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Rabbi Daniel Kirsch

Nisan 29, 5781
Rabbi, Our shul starts services late on Shabbat morning -10 am. By the time I get back home its almost hatzot. Is it better to do kiddush and a mezonot before going to shul - I usually daven up to shemonei esrei at home- or wait. Its not a matter of being hungry but I understand we should eat before hatzot on Shabbat. Thank you very much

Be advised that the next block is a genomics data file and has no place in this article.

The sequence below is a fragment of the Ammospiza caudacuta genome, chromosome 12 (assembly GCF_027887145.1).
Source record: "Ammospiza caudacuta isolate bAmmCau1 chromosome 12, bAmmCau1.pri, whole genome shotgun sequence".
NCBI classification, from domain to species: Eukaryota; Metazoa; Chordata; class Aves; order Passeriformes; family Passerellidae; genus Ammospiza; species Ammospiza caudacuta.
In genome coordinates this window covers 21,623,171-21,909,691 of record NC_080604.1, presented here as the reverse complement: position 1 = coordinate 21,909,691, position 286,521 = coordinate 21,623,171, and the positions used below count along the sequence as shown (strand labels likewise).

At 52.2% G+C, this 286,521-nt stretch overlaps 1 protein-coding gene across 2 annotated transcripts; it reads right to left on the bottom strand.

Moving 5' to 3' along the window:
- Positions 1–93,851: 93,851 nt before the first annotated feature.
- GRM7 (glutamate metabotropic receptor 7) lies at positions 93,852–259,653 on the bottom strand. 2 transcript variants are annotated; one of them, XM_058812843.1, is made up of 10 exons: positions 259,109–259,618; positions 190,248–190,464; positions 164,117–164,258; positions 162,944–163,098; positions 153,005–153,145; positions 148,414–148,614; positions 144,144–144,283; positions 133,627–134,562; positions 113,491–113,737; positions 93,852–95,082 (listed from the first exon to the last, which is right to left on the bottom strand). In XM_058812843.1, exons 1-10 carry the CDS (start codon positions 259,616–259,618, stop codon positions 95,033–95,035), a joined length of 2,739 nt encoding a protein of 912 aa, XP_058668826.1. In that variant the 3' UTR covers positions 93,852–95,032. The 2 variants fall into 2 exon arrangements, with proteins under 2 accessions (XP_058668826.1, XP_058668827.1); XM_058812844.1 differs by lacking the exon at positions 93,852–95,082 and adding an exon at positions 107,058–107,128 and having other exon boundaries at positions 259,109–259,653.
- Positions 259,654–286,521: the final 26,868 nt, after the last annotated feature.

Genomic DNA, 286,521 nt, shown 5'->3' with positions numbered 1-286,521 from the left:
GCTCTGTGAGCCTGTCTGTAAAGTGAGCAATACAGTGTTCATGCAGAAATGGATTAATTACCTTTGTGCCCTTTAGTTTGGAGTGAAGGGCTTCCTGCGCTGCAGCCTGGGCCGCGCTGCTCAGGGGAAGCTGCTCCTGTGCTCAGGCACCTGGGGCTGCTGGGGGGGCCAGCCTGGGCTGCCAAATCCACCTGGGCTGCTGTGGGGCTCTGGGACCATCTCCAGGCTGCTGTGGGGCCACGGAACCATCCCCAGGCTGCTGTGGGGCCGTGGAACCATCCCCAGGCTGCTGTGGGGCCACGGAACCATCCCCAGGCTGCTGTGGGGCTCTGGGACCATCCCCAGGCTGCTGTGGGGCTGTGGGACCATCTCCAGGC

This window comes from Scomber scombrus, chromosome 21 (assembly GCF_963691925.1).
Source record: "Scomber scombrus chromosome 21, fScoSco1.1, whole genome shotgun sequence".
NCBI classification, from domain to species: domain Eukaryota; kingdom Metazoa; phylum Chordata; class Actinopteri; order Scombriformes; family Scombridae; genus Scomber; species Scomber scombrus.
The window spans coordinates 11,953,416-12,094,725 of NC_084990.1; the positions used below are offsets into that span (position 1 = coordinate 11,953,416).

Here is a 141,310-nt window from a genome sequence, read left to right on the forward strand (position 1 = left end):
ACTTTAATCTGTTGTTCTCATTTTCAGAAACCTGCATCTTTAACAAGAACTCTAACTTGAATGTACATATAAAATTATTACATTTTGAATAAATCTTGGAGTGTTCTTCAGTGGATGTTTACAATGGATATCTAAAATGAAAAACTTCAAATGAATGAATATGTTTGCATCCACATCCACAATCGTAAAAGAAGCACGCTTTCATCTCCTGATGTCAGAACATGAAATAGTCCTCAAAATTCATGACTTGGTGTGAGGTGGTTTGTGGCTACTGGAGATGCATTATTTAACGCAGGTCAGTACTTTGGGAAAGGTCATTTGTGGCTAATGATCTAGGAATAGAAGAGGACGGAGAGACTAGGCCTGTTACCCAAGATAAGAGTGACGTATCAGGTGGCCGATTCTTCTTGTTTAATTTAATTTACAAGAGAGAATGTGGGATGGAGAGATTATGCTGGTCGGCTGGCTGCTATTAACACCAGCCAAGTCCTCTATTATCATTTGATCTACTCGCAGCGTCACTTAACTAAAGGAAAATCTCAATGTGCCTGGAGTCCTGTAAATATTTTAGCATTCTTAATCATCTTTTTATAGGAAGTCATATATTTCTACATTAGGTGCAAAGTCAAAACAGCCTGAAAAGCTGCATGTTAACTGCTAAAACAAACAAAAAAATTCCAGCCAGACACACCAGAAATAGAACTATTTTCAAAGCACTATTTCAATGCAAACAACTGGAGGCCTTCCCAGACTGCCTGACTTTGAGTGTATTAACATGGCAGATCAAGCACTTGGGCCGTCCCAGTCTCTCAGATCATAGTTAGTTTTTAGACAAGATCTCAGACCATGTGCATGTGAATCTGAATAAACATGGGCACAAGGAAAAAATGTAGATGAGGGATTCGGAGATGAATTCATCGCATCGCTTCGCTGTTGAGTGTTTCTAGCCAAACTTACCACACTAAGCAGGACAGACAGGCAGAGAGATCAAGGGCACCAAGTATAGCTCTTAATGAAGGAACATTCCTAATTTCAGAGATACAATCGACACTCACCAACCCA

Shalom U'vracha The prohibition to fast on shabbat Yes, it is forbidden to fast on Shabbat until after chatzot (midday point) . The Mishna Berura did quote some poskim who permitted one to fast on Shabbat if one was busy learning Torah, davening and other mitzvot. However, if one tastes a minimal amount of food, then there is no longer a problem with the prohibition of fasting. (Mishna Berura, 288:1-2). The end of the time for 'Shemoneh Esreh'. Regarding the time the shul commences davening, one should always check the calendars to see when it is the end of the time for kriat shema ( at the end of the first three hours of the day), and shemoneh esreh (four hours of the day). Kriat shema should be said privately without a minyan before your shul starts because the lateness of the hour (10:00am) will likely mean missing the proper time. The shul probably makes it in time for shmone esreh, so obviously it would be best to pray the amidah with the tzibur in a minyan (you can see that the calendars often mention the end of the time according to the 'Gra' (the Vilna Gaon) and according to the Magen Avraham. You should daven the amidah with the tzibur in a minyan even if they pass the end of the time according to the Magen Avraham, but are before the end of the time according to the Gra. To clarify: an 'hour' is calculated by dividing the day from the morning until the night into twelve hours. Each unit of twelve is considered an hour. Eating before davening In general, it is forbidden to eat before davening. One may drink water or a cup of tea/coffee if it helps him daven. In your case, with the shul starting so late, the people davening may be very hungry and might need to eat something before the davening. In that case it is allowed (see Shulchan Aruch 89:4) Kiddush for one who eats before davening The question is if one should make kiddush before the tefillah. Some say that if someone needs to eat before the davening then he should make kiddush before starting (Biur Halacha 289). Others say that there is no kiddush before the davening (see Chelkat Yaakov 4:32). Therefore, an individual can decide if he wants to make kiddush before the davening. Of course, one should only make kiddush if he has cake; but if he isn't that hungry and can get by with some fruit, then he should not make kiddush. All the best
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